Obviously [insert explitives here]. Entirely bogus conclusion that in no way follows from some weak & very partial but slightly somewhat true origins.
And conversation here on HN is very restrained. When this news hits other social media, there will be more claims that Trump is stupid, Republicans are stupid, and any independent who is considering voting for a Republican is stupid.
So, yes, this article has unleashed a new wave of hatred in the world.
I have nothing against professional scientific writers writing a letter to the New York Times, or even writing an editorial there. In fact they should. I agree with you that it's good when they correct a specific claim with scientific evidence.
This is something else.
This is the whole Scientific American organization putting their stamp of approval on the idea that Republican voters are stupid.
I'm not going to accept a couple of downvoted outbursts as evidence of a problem. it's hard to guess who might leave such comments & whether they are even authentic. I'm not even going to judge a lot of these people even if they are authentic & being mean. I don't know what they have experienced & perhaps they have some good reasons to be so upset as to have become uncivil.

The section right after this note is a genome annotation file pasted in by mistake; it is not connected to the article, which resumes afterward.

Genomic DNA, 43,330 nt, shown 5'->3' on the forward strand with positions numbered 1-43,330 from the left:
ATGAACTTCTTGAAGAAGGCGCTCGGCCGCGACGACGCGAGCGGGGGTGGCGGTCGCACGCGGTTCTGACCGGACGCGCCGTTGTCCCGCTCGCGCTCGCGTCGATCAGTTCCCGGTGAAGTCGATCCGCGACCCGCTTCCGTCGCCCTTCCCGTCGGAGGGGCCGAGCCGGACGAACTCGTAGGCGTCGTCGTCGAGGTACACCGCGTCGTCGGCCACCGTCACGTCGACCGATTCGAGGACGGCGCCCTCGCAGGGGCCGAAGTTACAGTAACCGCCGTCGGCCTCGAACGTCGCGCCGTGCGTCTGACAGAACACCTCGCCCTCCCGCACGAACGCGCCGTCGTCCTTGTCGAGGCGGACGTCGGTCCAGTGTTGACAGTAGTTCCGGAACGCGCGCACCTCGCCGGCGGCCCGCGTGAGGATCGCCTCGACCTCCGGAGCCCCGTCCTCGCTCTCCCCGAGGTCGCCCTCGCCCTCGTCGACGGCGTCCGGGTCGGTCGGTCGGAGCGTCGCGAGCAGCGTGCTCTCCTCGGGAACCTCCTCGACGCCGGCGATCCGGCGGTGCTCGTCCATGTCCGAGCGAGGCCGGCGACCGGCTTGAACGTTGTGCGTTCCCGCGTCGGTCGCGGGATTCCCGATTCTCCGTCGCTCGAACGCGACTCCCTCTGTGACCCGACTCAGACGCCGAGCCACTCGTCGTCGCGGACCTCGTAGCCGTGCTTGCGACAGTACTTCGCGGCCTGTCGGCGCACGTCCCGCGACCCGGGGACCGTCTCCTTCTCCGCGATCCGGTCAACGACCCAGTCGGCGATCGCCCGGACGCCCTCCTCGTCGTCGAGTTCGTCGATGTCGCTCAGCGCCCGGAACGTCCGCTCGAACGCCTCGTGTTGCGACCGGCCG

> So, yes, this article has unleashed a new wave of hatred in the world.
That you don't like how they feel & seem scared of it is not what civics is about.
You are right though, that mentioning this kind of deeply politicized mistreatment of science will stir anger in some people, often anger people already harbored. Perhaps some of that hate is due. Perhaps uncivil forces are acting with greed & profiteering, destroying earth's resources & legacy, plundering our shared inheritance.
I must have misunderstood what you meant.